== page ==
When you hear the term DUI, your head probably jumps straight to a drunk driving charge. And while drunk driving does make up the majority of DUI cases, it’s important to remember that DUI stands for Driving Under the Influence. That means if medications influence your ability to drive safely, you can be charged with a DUI even though your blood alcohol content is zero.
But which medications are okay to take, and which ones should you avoid if you know you’re going to be driving within the next few hours? We look at some of the more common medications that can lead to DUI charges in today’s blog.
Medications and DUI
For one reason or another, many people think that they can take medications and drive without worrying about a potential DUI. Some incorrectly believe that you can’t get a DUI if the medication is prescribed by you to a doctor, others simply believe their driving ability won’t be impaired, and a final group simply doesn’t realize how their reactions are being affected by medications. Others think that even if they are impaired, there’s no test to determine if they are under the influence like there is with alcohol.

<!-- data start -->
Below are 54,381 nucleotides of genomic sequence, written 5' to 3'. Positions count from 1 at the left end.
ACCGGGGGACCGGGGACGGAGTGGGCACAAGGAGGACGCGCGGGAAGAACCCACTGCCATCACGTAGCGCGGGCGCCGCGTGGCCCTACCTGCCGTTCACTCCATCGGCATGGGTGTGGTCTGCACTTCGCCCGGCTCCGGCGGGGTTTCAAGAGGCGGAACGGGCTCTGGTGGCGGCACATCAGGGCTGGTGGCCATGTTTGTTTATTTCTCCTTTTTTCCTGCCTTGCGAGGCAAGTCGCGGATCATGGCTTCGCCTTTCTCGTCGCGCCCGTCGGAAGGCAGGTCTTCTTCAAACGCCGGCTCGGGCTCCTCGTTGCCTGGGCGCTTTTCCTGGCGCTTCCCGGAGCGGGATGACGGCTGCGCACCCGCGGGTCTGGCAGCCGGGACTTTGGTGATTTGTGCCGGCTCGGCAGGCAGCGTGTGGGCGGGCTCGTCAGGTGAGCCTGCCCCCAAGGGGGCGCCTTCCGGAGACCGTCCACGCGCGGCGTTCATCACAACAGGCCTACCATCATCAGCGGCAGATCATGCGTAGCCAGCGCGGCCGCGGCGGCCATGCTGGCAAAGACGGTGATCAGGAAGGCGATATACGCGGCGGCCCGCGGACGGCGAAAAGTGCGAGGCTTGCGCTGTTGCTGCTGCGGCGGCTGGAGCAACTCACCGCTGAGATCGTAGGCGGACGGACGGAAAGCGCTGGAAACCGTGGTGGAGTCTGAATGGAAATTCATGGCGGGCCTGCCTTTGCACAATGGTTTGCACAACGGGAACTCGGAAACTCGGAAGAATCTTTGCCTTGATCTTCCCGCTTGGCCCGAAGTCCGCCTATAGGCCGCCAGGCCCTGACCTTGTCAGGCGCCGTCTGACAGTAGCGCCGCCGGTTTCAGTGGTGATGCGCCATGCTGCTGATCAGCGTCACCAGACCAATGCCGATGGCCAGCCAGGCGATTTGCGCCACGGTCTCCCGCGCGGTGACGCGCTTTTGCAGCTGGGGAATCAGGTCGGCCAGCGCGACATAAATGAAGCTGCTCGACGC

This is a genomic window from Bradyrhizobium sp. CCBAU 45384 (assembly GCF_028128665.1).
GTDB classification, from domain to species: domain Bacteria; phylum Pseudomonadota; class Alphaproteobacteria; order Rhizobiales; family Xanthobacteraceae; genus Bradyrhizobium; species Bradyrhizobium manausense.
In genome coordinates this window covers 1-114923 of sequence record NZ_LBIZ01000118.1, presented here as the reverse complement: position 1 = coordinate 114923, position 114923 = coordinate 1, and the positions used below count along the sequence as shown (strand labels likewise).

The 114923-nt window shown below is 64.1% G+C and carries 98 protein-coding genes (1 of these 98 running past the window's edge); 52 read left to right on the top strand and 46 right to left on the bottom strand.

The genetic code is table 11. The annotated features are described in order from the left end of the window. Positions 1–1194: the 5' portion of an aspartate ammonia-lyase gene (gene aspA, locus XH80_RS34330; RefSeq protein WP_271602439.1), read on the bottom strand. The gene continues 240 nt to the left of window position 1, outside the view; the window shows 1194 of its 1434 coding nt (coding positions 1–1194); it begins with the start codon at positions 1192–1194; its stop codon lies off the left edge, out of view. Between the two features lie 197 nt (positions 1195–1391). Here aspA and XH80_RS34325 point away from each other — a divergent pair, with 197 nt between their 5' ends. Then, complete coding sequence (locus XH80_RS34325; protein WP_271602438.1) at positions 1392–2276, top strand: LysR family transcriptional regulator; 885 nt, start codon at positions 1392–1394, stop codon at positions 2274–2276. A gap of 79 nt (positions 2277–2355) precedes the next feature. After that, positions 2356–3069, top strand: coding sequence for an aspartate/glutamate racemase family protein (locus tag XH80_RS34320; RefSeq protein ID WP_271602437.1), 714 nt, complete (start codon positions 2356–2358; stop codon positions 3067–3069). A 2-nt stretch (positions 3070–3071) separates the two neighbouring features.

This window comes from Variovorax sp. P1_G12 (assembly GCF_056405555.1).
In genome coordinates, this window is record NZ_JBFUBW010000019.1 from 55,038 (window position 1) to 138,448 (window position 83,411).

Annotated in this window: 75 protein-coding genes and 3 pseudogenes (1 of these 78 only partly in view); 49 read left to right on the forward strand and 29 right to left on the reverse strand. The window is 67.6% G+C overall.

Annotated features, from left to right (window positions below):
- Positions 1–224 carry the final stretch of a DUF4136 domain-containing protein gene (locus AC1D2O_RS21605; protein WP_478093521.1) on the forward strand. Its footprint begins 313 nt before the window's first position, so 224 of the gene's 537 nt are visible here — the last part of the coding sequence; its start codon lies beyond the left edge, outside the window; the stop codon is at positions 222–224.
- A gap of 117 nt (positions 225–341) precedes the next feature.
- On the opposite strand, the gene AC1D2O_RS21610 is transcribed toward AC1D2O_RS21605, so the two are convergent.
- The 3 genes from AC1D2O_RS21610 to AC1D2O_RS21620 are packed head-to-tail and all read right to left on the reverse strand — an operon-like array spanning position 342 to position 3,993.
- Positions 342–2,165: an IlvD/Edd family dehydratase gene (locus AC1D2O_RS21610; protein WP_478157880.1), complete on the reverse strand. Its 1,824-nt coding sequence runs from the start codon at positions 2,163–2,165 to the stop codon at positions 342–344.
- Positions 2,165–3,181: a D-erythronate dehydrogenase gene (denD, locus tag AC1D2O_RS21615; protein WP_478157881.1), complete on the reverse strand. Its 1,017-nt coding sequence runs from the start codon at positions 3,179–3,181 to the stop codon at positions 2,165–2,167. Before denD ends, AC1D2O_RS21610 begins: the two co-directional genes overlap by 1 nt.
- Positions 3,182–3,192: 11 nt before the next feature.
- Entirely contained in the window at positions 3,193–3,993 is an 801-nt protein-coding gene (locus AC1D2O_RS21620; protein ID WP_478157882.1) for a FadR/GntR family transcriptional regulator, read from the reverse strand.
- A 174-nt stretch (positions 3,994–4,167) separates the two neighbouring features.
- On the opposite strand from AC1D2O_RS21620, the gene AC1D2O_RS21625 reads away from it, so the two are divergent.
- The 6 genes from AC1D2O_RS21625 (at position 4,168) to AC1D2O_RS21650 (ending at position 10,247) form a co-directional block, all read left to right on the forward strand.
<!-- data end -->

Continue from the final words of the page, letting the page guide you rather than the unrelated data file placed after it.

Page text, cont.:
However, police don’t need to find drugs in your bloodstream at the traffic stop in order to put you under arrest for DUI. If your speech is slurred, you’re having motor function difficulties or you can’t pass certain roadside tests, you can be placed under arrest absent a blood test. They may get a warrant to collect a blood or urine sample once you’re under arrest, but don’t assume that you’re in the clear because there is no roadside blood test.
Some medications that have been known to lead to DUI charges include:
- Muscle Relaxers
- Anxiety Medications
- Sleep Aids
- Cold or Flu Medications
Not only can you end up with a DUI if you take these medications and get behind the wheel, but you can also face felony charges if you end up causing an accident. This is why almost every medication cautions against driving until you know how the medication will affect you. Every year we handle a number of prescription drug DUI cases because people knowingly or unknowingly got behind the wheel after taking a strong medication that ended up inhibiting their ability to drive. We can help fight your charges if you end up in a similar situation, but we hope you’ll use caution and find a driver if you need to be on strong medications.
For more information, or to set up a consultation with an experienced DUI lawyer for any type of DUI charge, reach out to Avery and the team at Appelman Law Firm today at (952) 224-2277.